Microsoft has launched a new app in Google Play that manages to raise the stakes in its Android work, without bringing any special new features. It is called Microsoft Apps and it functions like an independent portal inside Google Play, which you can use to discover all Microsoft apps for Android. After making the big move of launching its Office suite on Android earlier this year, Microsoft has kept a relentless schedule of launching new Android apps, to the point that it is hard to keep track of all of them. Unsatisfied to get only Word, Excel and PowerPoint users on Android, Microsoft eyes a bigger prize. What is it?
To everyone's surprise, t here is a lot of Microsoft on Android
We wrote about Microsoft launching Cortana on iOS and Android. While the release in Google Play was daring enough by pitting Cortana against Google Now on its own territory, the Cyanogenmod release was even more interesting. Cortana is going to be embedded and released through the Cyanogenmod operating system. This means that Cyanogenmod user s will experience Cortana first. Google Now won't even have the chance to say Hello!.
The release of Microsoft Apps is a telling sign that Microsoft's claims on Android are big.
As mentioned earlier, Microsoft Apps is an app store inside Google Play. So what is the point? I can see a couple of angles:
- Microsoft wants to control the presentation of its apps. Although you can find the list of apps by a particular developer straight from Google Play , getting to it requires a number of steps. The way the apps are presented is fairly dry, with a layout controlled by Google. By using its own app store inside Google Play, Microsoft can showcase its own apps the way it sees fit, with the order, design and grouping that it controls.
- The list of app categories in Microsoft Apps paints an impressive picture. Microsoft is able to offer a set of apps that cover all your basic smartphone or tablet needs. From communication and entertainment to productivity, Microsoft has an app for everything. While continuing to work on the strategy of making Windows 10 the platform of the future, that runs on every possible computer or smart device, Microsoft is ready to offer you an Android experience that replaces Google for most of your needs.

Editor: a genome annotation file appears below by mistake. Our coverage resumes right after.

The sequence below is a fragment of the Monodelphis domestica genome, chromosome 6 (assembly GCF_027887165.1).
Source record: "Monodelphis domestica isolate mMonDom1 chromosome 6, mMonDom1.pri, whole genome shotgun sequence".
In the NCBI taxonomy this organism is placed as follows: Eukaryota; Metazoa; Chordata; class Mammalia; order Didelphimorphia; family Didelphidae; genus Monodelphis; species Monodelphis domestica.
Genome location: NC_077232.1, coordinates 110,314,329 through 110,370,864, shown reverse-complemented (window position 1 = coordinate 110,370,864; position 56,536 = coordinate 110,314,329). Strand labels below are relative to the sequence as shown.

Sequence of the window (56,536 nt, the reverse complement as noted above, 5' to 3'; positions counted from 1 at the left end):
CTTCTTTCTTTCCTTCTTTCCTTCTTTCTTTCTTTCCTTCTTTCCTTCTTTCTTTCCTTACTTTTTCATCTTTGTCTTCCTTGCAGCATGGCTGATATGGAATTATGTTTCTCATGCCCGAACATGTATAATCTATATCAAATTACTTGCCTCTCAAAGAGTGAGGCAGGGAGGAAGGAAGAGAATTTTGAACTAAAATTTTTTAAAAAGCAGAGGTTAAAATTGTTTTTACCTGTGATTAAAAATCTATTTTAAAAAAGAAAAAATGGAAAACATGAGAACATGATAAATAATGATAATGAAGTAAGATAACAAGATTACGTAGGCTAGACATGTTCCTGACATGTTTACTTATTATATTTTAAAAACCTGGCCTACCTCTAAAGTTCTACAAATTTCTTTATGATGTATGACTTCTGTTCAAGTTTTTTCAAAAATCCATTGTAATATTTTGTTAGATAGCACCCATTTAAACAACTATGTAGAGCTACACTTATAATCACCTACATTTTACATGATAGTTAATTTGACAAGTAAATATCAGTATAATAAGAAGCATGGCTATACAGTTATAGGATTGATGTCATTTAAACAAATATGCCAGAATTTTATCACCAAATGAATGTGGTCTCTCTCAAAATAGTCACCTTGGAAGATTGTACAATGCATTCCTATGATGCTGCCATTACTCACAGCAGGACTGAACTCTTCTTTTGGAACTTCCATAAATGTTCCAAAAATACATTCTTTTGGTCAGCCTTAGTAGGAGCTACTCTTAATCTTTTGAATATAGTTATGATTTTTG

You heard me: Android without Google. In an article published a few days ago, we wrote about surveys run this year, that show most people use only a few apps. 81% of smartphone users use a maximum of 10 apps per week and 46% of them do not use more than 5 apps. If you take this data into consideration, the list of apps fielded by Microsoft is even more impressive. If you can surround someone with apps that cover email, calendar, cloud storage, video communication, chat, a digital assistant, web search and Office work, there is not much room left for other apps on a smartphone or a tablet.
To paint the whole picture , Microsoft has brought a couple of other apps from its Microsoft Garage project, that make this invasion even more complete. Microsoft Garage releases apps created by Microsoft employees who work on pet projects not directly related to their main assignment. Microsoft apps like Next Lock Screen take over the Android lock screen, while Arrow Launcher replaces the launcher of your Android operating system. Despite the low budgets behind these apps, they get good reviews when compared to other more seasoned competitors.
Windows 10 versus Android and iOS
In 2015, it was clear that Microsoft was focused on promoting their Windows 10 operating system. Given that the majority of the computer users are still Windows users, the attempt to bring together on a unified platform the PC and the mobile world has captured everybody's attention. The steady release of Android and iOS apps by Microsoft did not get the same degree of attention and the appearance of the Microsoft Apps portal at this stage, serves to show how much progress has been made.
Another piece of the puzzle is that, in the short term, Microsoft has put significant resources on its Android and iOS app work despite the lack of competitive apps in Windows Store. One example is Microsoft's acquisition of the Sunrise Calendar app. Sunrise made a name for itself by offering a successful Calendar alternative on iOS. Given the exquisite design and engineering that Apple puts into its products, Sunrise's feat of beating Apple at one of its core apps is quite impressive.
Given the slim pickings in the Windows Store, everyone expected that the next move will be to develop a Windows Phone version for Sunrise and prop up the user experience. However, the next move from Sunrise was different: an Android version was launched in May 2015. At that stage, the decision to provide a better experience on Google's platform before Microsoft's seemed strange.
The next move came about a month ago. In a blog post Sunrise announced that most of its work in the past few months went into propping up the Outlook applications on Android and iOS.
I am still convinced Microsoft's big long term plan is to succeed on getting users on Windows. Together with its Windows Store, it is the key to Microsoft's long term perspective as a strong player in the new world of mobility. Right now though, it seems that Microsoft believes its most fierce battle takes place on iOS and especially on Android, not on Windows 10.
What do you think of Microsoft's short term strategy?
At the end of this article, I would like to start a discussion with you. Are you using any Microsoft apps on Android? What do you think of the Microsoft Apps portal? And what about Microsoft's short term focus on Android at the detriment of its Windows Phone and Windows 10 Mobile platforms?